Using a method similar to Karev (2000), Weyers et al. (2006) examined seating behavior using both the standard seating chart (with the screen positioned at the top of the page) and non-standard seating charts (with the screen positioned either to the far right, the far left, or at the bottom of the page). Consistent with Karev’s (2000) findings, a rightward seating preference was observed for the standard seating chart. This bias was reduced or eliminated when seats were selected from non-standard seating charts; additionally, Weyers et al. (2006) observed a tendency for participants to choose seats to the right side of the paper when selecting a seat in a cinema. Weyers et al. (2006) argued that the observed bias patterns reflect general right-side motor biases and preferences such as a preference for turning to the right upon entering a room.
A common theme across these studies is their reliance on seating-charts. They rely on the assumption that the seat selected when imagining where one would sit in a theatre is equivalent to the seat that would be selected when one actually goes to the movies. Addressing this issue, two real-world studies have examined the seating behavior of actual theatre patrons. Nicholls et al. (2013) assessed the seating preferences of theatre patrons by counting the number of purchased seats for theatre performances booked through Ticketmaster online. Consistent with the seating chart studies, a rightward seating bias was observed for performances at 50% capacity or below. Similarly, Harms et al. (2014) photographed the seating position of movie theatre patrons at actual film screenings. Again, consistent with the seating chart studies, a significant bias for patrons to select seats to the right side of the theatre was observed.
Although much of the seating bias research has focused on a theatre setting, additional studies have examined the influence of seating position in the classroom on academic performance. For example, Farnsworth (1933) noted that academic success was correlated with classroom seating position, with the most successful students seated near the front of the classroom, slightly to the right of center. Similarly, in an examination of spelling performance in children, Morton and Kershner (1987) found that students seated on the right side of the classroom made less spelling errors compared to students seated on the left side of the classroom. An analysis of the types of errors made led the authors to suggest that right-side sitters and left-side sitters employed different processing strategies for completing the spelling test. To further examine the relationship between seating bias and processing strategy, Morton et al. (1993) evaluated how the degree of reliance on specific learning styles varied with seating position in adult participants. Overall, right-sitters were found to rely on responses that showed more artistic or holistic processing and less analytical processing compared to left-sitters. Left- and right-sitters were found to rely on learning styles that emphasized left- and right-hemisphere dominant processes, respectively. For example, left-sitters were found to perform more accurately on dichotic listening tasks using CVC and digit stimuli than right-sitters, reflecting the left hemisphere advantage for verbal processing (Kimura, 1967; Bryden, 1982).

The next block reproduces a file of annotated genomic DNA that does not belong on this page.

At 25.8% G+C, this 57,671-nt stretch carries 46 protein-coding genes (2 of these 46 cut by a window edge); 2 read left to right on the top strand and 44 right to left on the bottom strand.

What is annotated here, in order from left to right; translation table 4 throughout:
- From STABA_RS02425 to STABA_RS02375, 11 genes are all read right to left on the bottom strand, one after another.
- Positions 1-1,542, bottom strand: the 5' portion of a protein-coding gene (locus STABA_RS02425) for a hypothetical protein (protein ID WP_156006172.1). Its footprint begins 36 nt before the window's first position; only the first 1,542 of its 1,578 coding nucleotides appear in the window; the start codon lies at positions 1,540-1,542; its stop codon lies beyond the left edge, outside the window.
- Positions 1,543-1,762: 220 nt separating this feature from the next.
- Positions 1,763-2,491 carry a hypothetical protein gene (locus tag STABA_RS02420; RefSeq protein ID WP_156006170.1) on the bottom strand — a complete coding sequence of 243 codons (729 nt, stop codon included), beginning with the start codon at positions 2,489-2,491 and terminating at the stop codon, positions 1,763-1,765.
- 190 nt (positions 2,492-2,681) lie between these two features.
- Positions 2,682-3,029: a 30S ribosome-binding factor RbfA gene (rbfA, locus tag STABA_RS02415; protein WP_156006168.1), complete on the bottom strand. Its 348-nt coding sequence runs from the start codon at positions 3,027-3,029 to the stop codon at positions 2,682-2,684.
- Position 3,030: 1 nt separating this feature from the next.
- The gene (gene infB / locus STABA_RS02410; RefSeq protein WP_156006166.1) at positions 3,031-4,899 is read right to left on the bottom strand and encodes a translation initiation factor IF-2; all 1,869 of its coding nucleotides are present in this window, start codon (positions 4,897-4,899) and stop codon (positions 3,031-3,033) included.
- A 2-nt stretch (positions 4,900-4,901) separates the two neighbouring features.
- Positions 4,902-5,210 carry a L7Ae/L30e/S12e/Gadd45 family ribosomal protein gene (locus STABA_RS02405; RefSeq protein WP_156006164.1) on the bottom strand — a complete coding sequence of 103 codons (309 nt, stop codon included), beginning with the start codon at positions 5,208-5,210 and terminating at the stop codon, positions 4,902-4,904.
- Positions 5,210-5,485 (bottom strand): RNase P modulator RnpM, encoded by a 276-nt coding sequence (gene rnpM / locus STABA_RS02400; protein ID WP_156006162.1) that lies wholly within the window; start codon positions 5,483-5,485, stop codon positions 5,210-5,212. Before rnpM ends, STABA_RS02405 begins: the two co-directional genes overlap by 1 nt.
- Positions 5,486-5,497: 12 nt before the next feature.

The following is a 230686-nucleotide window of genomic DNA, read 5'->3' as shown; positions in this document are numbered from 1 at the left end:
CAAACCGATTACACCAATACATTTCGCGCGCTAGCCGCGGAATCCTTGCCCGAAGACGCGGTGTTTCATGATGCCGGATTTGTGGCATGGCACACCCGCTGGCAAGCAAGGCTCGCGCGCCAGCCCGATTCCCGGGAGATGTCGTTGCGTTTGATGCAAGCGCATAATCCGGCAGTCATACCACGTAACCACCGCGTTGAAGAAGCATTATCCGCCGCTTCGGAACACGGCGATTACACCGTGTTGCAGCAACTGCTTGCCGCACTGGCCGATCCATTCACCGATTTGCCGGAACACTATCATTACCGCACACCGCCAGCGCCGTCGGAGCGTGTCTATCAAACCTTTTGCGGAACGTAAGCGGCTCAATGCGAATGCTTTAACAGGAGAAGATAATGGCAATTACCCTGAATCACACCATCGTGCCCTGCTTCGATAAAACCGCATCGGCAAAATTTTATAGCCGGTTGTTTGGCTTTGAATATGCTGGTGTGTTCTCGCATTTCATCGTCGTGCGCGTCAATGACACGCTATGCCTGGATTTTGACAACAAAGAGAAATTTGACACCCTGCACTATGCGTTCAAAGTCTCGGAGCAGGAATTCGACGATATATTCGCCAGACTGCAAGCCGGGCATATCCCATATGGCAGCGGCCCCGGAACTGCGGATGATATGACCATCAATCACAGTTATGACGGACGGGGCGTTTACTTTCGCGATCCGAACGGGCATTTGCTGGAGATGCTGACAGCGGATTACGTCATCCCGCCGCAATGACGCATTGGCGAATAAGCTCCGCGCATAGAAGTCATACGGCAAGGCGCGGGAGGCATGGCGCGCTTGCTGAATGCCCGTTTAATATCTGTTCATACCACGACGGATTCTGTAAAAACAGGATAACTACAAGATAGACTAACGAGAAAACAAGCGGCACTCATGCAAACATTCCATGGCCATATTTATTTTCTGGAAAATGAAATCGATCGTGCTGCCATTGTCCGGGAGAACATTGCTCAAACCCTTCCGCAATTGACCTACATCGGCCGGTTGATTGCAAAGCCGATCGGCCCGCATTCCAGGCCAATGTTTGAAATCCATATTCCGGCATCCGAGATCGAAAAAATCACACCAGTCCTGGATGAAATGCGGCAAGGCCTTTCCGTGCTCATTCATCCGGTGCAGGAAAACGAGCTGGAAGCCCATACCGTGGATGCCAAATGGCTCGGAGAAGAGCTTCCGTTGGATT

Employing a similar method to Harms et al. (2014), this present study examines the real-world classroom seating preferences of university students. The examination of seating preferences within a classroom setting offers us an opportunity to directly test the competing explanations for seating biases proposed by Karev (2000) and Weyers et al. (2006). Whereas movies are expected to provide predominantly visuospatial and emotional content, university classes are predominantly lecture-based and, thus, are expected to provide predominantly visual and auditory verbal content requiring analytical processing (Ballantyne et al., 1999). Mathematical information (Pinel and Dehaene, 2010), analytical processing (Bever, 1975), and verbal processing (Kimura, 1961) have all been shown to demonstrate left-hemispheric processing advantages. This expectation of left-hemisphere dominant processing demand for university classes gives rise to opposing seating behavior predictions from Karev’s expectancy hypothesis and Weyers et al. (2006) hypothesis that motor asymmetries, such as turning biases, govern seating biases, affording us the opportunity to directly compare their predictions on real-world behavior.